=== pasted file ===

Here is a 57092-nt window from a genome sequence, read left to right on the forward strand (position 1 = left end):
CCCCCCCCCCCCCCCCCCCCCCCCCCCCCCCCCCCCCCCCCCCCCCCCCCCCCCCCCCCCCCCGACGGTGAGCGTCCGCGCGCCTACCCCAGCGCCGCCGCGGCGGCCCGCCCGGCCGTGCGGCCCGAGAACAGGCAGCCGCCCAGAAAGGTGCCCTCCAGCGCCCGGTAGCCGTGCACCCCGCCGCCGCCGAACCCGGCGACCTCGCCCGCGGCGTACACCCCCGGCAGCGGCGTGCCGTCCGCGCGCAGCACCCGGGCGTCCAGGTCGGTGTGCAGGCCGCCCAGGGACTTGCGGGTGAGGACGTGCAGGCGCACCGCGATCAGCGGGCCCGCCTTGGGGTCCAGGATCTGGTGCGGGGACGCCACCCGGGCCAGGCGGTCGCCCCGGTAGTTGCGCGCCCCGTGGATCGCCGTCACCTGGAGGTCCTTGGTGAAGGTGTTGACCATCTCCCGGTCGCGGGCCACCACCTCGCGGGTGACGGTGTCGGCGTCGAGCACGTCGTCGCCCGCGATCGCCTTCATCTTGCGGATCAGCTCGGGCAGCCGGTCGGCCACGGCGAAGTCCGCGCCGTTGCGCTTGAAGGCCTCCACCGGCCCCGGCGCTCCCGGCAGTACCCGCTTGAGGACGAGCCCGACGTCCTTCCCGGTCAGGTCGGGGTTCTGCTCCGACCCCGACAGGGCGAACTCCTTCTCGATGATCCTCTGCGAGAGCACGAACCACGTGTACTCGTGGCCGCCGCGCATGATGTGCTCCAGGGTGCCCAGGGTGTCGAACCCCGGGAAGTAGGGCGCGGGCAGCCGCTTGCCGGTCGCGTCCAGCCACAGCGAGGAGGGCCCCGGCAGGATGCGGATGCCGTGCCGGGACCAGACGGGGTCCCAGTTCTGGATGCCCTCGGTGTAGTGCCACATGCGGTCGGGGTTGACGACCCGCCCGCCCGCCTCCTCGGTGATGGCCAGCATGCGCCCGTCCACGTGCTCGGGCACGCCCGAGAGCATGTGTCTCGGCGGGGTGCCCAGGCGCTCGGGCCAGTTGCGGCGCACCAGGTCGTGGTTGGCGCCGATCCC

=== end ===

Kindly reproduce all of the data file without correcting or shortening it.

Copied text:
Here is a 57092-nt window from a genome sequence, read left to right on the forward strand (position 1 = left end):
CCCCCCCCCCCCCCCCCCCCCCCCCCCCCCCCCCCCCCCCCCCCCCCCCCCCCCCCCCCCCCCGACGGTGAGCGTCCGCGCGCCTACCCCAGCGCCGCCGCGGCGGCCCGCCCGGCCGTGCGGCCCGAGAACAGGCAGCCGCCCAGAAAGGTGCCCTCCAGCGCCCGGTAGCCGTGCACCCCGCCGCCGCCGAACCCGGCGACCTCGCCCGCGGCGTACACCCCCGGCAGCGGCGTGCCGTCCGCGCGCAGCACCCGGGCGTCCAGGTCGGTGTGCAGGCCGCCCAGGGACTTGCGGGTGAGGACGTGCAGGCGCACCGCGATCAGCGGGCCCGCCTTGGGGTCCAGGATCTGGTGCGGGGACGCCACCCGGGCCAGGCGGTCGCCCCGGTAGTTGCGCGCCCCGTGGATCGCCGTCACCTGGAGGTCCTTGGTGAAGGTGTTGACCATCTCCCGGTCGCGGGCCACCACCTCGCGGGTGACGGTGTCGGCGTCGAGCACGTCGTCGCCCGCGATCGCCTTCATCTTGCGGATCAGCTCGGGCAGCCGGTCGGCCACGGCGAAGTCCGCGCCGTTGCGCTTGAAGGCCTCCACCGGCCCCGGCGCTCCCGGCAGTACCCGCTTGAGGACGAGCCCGACGTCCTTCCCGGTCAGGTCGGGGTTCTGCTCCGACCCCGACAGGGCGAACTCCTTCTCGATGATCCTCTGCGAGAGCACGAACCACGTGTACTCGTGGCCGCCGCGCATGATGTGCTCCAGGGTGCCCAGGGTGTCGAACCCCGGGAAGTAGGGCGCGGGCAGCCGCTTGCCGGTCGCGTCCAGCCACAGCGAGGAGGGCCCCGGCAGGATGCGGATGCCGTGCCGGGACCAGACGGGGTCCCAGTTCTGGATGCCCTCGGTGTAGTGCCACATGCGGTCGGGGTTGACGACCCGCCCGCCCGCCTCCTCGGTGATGGCCAGCATGCGCCCGTCCACGTGCTCGGGCACGCCCGAGAGCATGTGTCTCGGCGGGGTGCCCAGGCGCTCGGGCCAGTTGCGGCGCACCAGGTCGTGGTTGGCGCCGATCCC